Joker: The old battles the new

Hang on for a minute...we're trying to find some more stories you might like.


Email This Story






Free use image from pixabay.
A bobblehead showing Heath Ledger’s Joker. Heath Ledger acted as Joker in the 2005 Dark Knight Trilogy.

SPOILER ALERT: Watch out people who haven’t seen Joker yet, I’m about to spill some tea on one of my new favorite movies. 

The most recent Joker movie is striking my fancy. 

The Joker has quickly risen to be one of my favorite movies of all time. However, after browsing the ever-flowing fountain of knowledge that is Tumblr, I find that some original fans aren’t too happy with how the movie turned out. But they can go cry in their Batman onesies. Their Bat-onesies, if you will. Because they’re living in the past.

Many of those who followed Batman since the 1989 Batman, or since the 2005 Batman Begins trilogy, have tried to compare the past actors playing Joker to the most recent one. But this new one is completely different. 

In the current Joker, Joaquin Phoenix plays Arthur Fleck, who is the man who eventually becomes the Joker. The movie starts with Fleck dressed as a clown, standing on the sidewalk of Gotham City twirling a sign to advertise a business. The viewers also find out later in the movie that Arthur was once a stand-up comedian who was fired for being unfairly accused of assault. 

Fans of the 1989 Batman would probably shudder at the thought of the Joker previously being a stand-up comedian because in the 1989 version, the Joker (played by  Jack Napier) had darker beginnings, committing his first crime of assault with a weapon at 15-years-old. This crime spree only seemed to continue when the Joker made his way into Gotham City, later killing the parents of Bruce Wayne (aka Batman). 

In the new movie, instead of the Joker killing Bruce’s parents, one of the Joker’s “followers” kills them. This caused a bit of a stir in the community of Joker fans when the scene finally came up towards the end of the movie, which I understand. I think it would have been much better for a random thug to kill Bruce’s parents as one did in the original comics rather than someone connected to the Joker.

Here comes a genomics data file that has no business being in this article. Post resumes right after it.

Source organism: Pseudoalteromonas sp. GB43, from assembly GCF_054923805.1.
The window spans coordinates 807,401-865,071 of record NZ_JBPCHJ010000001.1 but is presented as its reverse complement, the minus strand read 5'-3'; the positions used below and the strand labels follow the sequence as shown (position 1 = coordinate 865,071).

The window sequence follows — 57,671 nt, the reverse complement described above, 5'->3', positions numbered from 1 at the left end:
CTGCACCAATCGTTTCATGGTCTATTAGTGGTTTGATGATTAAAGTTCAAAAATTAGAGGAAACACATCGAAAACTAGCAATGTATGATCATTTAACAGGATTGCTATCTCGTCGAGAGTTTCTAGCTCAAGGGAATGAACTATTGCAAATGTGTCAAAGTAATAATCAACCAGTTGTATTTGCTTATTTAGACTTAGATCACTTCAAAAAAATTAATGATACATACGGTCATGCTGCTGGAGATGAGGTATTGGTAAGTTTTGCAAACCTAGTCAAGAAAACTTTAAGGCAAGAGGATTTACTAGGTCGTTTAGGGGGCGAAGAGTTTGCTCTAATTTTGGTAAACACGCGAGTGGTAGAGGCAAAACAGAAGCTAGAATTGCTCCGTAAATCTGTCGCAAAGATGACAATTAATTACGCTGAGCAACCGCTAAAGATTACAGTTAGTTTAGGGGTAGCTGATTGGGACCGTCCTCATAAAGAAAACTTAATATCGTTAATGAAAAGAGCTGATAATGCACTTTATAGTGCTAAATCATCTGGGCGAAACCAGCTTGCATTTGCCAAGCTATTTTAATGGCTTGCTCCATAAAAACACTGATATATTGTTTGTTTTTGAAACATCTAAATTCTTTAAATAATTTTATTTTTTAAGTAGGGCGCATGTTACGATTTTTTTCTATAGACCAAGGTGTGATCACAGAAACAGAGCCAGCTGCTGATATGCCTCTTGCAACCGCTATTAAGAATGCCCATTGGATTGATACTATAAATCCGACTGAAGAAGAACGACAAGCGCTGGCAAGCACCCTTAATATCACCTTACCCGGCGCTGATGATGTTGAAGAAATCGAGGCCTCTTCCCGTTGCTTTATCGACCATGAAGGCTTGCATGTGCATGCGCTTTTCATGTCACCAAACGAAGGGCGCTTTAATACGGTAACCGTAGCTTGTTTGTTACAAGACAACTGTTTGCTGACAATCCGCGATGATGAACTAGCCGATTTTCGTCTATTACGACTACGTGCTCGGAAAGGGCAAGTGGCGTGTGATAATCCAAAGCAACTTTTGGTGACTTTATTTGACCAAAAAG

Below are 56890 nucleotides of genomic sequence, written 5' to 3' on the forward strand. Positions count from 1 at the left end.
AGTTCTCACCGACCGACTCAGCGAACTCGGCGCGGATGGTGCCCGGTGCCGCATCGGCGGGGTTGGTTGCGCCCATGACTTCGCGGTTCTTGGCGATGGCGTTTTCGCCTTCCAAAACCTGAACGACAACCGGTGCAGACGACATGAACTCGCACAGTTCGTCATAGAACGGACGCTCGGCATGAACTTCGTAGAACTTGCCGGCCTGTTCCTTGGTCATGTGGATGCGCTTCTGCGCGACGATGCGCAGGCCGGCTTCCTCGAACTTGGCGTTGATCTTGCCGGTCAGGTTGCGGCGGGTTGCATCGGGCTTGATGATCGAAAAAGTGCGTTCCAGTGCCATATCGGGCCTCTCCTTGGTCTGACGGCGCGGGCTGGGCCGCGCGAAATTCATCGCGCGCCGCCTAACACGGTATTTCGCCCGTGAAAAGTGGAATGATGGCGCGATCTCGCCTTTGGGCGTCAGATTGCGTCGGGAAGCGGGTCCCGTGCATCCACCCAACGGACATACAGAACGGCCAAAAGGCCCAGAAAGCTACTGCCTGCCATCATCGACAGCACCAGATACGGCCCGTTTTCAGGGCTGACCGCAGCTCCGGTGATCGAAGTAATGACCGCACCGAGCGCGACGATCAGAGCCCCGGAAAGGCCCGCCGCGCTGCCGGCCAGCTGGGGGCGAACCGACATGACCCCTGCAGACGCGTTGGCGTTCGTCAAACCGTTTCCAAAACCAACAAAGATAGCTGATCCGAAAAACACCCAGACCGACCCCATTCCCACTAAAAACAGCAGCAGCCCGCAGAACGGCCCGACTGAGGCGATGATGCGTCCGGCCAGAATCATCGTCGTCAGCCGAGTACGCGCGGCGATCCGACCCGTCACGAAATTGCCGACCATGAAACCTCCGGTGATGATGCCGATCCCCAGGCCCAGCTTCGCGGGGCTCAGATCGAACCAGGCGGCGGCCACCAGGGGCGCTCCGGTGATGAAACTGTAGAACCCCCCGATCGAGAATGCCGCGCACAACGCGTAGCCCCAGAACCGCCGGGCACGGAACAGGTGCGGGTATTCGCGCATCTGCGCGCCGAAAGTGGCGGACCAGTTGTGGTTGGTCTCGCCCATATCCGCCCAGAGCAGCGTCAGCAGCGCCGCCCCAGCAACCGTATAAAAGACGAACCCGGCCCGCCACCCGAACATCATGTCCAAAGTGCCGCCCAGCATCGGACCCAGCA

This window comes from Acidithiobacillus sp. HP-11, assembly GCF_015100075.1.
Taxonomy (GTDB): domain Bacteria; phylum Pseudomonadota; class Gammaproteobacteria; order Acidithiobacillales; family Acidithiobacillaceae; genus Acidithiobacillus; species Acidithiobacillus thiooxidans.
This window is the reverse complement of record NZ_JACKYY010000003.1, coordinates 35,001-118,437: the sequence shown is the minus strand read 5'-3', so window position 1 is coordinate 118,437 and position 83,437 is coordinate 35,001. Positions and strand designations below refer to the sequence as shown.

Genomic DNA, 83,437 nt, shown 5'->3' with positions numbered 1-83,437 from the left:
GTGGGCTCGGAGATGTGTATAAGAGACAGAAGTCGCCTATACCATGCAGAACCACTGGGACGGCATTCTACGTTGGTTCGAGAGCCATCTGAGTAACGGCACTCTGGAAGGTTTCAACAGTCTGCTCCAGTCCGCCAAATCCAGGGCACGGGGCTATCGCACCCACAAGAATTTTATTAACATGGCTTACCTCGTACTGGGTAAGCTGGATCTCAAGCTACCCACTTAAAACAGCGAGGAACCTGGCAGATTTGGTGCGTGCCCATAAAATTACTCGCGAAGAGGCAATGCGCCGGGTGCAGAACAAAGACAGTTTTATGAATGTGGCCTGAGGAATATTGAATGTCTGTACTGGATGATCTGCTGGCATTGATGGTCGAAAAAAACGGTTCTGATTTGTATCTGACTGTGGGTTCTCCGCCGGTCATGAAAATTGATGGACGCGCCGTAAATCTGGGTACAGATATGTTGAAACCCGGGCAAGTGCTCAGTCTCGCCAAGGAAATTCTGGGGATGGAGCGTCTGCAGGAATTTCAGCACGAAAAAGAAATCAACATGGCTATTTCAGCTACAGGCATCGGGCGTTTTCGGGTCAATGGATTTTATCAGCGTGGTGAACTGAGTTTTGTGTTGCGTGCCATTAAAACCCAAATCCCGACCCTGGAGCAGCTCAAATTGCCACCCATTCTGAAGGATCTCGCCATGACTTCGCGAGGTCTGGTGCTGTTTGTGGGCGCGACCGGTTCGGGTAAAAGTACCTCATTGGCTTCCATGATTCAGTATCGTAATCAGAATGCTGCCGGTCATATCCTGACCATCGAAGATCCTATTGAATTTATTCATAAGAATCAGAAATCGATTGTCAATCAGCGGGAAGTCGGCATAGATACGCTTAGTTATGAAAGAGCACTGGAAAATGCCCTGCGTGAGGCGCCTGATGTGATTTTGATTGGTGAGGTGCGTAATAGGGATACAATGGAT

In Joker, we were really just meant to see his origin story and learn how he became the Joker.  Then again, Joker’s origin has never been set in stone. 

In Batman Begins, Joker (played by Heath Ledger), never really has the set-in-stone back story.  In this version, the Joker ranges from saying his father abused him and made him look the way he does, to saying it was his abusive girlfriend who did it to him. His origin is never clear in the Dark Knight trilogy. 

As you can see, the origin of the Joker has been a concept tossed around, this way and that. Even his appearance is different than in previous versions. In Joker, Arthur doesn’t have the crooked smile that the 1989 Joker and the Dark Knight Joker had. He, instead, painted a smile on and died his hair green. 

One thing that’s different about Joker is that he has the ability to change the features on his own, which I think is a good choice. Whereas in Batman (1989) the Joker fell into a pit of acid because Batman couldn’t save him in time. The next time the viewer sees him, his hair is wildly green, his skin is pale, and he has a twisted smile plastered to his face. This is also different from the mystique Heath Ledger created with his Joker, which made him a fan favorite to many who followed along with the trilogy. In this version his smile clearly isn’t paint, but rather it is carved in, and the audience never gets to truly see what happened to him. 

Those features were something to give the viewer chills. So, when original fans saw the less intimidating version of Joker, their responses weren’t all that shining. Even though Batman and The Dark Knight trilogy will always hold a special place in my heart, I quite like the new concept of Joker’s appearance being of his own free reign. It shows his development as a character suffering through mental illness. 

Mental illness is covered way more in Joker than it is in previous versions of Batman, and it’s one of the things that I like about the movie. It slowly alludes to the fact that Arthur has three major mental illnesses: depression, general psychopathy and dissociative personality disorder. I thought it was really interesting to have more of a focus on Joker’s mental illness rather than his flat out goofy nature. 

We didn’t see much of Joker’s cruel and highly unusual crimes in Joker either. The audience mostly saw his beginnings in a new and somewhat darker light. I would have liked to see more of his shenanigans, but I suppose that would be another story for another day. 

Overall, I think Joker was a refreshing change from the undertone of goofiness in Batman. I really liked the movie and highly recommend it for fans of our favorite psychopathic clown, or even people that want to enjoy a bit of a thriller. 

9/10

Print Friendly, PDF & Email